The problem that this project intend to solve (or at least help to solve) is that in any computer implementation there is a lot of overlap in the basic structures and utilities used, such as graph structures, linked lists, hash tables, heaps among others, as well as a number of algorithms wich are very useful as sub-routines for more complicated programs. We have used this library in a number of applied and research projects and have been in development since 2003. I am sure that it is not a perfect solution, and that there might be a lot of obscure features in here, but we think that it might be usefull for other people, at least as a place where to learn some of the tricks that are needed while trying to get efficient algorithms. And how to use some tools like unix sockets and memory managment. Most of the ideas in this code aren't new, and we have tried to give due credit where needed, but if you feel that we should aknlowledge something, please send me an e-mail and I will try to fix it as soon as posible.
Much of the ideas used here come from Concorde, from the Linux Kernel, and from a number of books like Data Structures and Network Algorithms, Network Flows: Theory, Algorithms, and Applications and Introduction to Algorithms and The Art of Computer Programming among others.
Almost all the code is ISO-C99 compliant, with some GNU C-extensions, and thus compile with any recent version of gcc. (i.e. at least GCC-3.4.1). We haven't tested the code outside the Linux/Unix realm, and for sure some modules (like timers) won't run on other plataforms.
This library provide some of the most common structures and some structures have been implemented in more than one form (depending on the coding philosophy to be used), here is a lists:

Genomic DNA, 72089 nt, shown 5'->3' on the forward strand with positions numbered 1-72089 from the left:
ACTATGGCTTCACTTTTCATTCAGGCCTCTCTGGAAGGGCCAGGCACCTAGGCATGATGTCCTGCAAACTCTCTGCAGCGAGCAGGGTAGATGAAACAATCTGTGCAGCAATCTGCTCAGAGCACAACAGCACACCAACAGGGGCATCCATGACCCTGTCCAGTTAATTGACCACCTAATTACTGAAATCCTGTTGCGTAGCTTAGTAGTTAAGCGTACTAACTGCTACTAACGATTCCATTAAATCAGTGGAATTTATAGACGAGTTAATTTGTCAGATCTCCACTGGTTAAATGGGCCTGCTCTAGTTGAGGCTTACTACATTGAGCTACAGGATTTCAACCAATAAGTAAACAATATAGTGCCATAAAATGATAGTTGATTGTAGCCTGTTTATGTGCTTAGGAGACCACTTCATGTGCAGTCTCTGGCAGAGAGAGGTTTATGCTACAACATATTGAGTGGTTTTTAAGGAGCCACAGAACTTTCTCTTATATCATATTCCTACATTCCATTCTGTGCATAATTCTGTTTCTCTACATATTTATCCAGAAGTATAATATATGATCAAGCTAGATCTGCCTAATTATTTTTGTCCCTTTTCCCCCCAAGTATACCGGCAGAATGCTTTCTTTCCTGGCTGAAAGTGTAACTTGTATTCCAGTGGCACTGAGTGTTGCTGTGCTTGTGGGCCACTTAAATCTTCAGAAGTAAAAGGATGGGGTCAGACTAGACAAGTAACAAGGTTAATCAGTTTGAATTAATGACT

We also provide a basic network interface EGnet (with a simple example) that we use on our parallel algorithms/implementations, it is simple enough to use, and also provide some details of how it works, We are not sure regarding portability of this library outside POSIX systems, it has been tested on 32 and 64 bit UNIX and LINUX systems.... but in the worst case it should provide a starting point to work with.
Some common algorithms are implemented:
For different reasons we have needed some type of memory managment, from macros to simplify memory allocation/free procedures, to actual pool mechanism. There is one general set of macros defined in EGmem, and a Slab-Allocator pool implementation that up to now is in testing phase EGmemSlab.
Beyond the fact that Templates are implemented on C++, for those that like to stick with C, we developed a general way of programming templates for numbers in such a way as to implement at once different versions of the same code with different underlying number definitions, this arose as a necesity while porting QSopt to work on exact arithmetic, and also on multiple precision floating point numbers (as provided by GNUMP library) so that we have only one code for Minimum Global Cuts, but we get implementations for doubles, fixed point arithmetic, GMP's integers, floating points, rationals, and so on. This is done through the Makefile, utilities lake ctags and awk, but uses the general interface EGlpNum as a way to work with numbers.
This library hopes to be usefull in general both to teach some programming tricks, structures and algorithms, and also by providing (we think) usable code, in fact we allways test our code with valgrind (one of the best memory debugger available today in my opinion), and check for any memory leaks and illegal access to memory.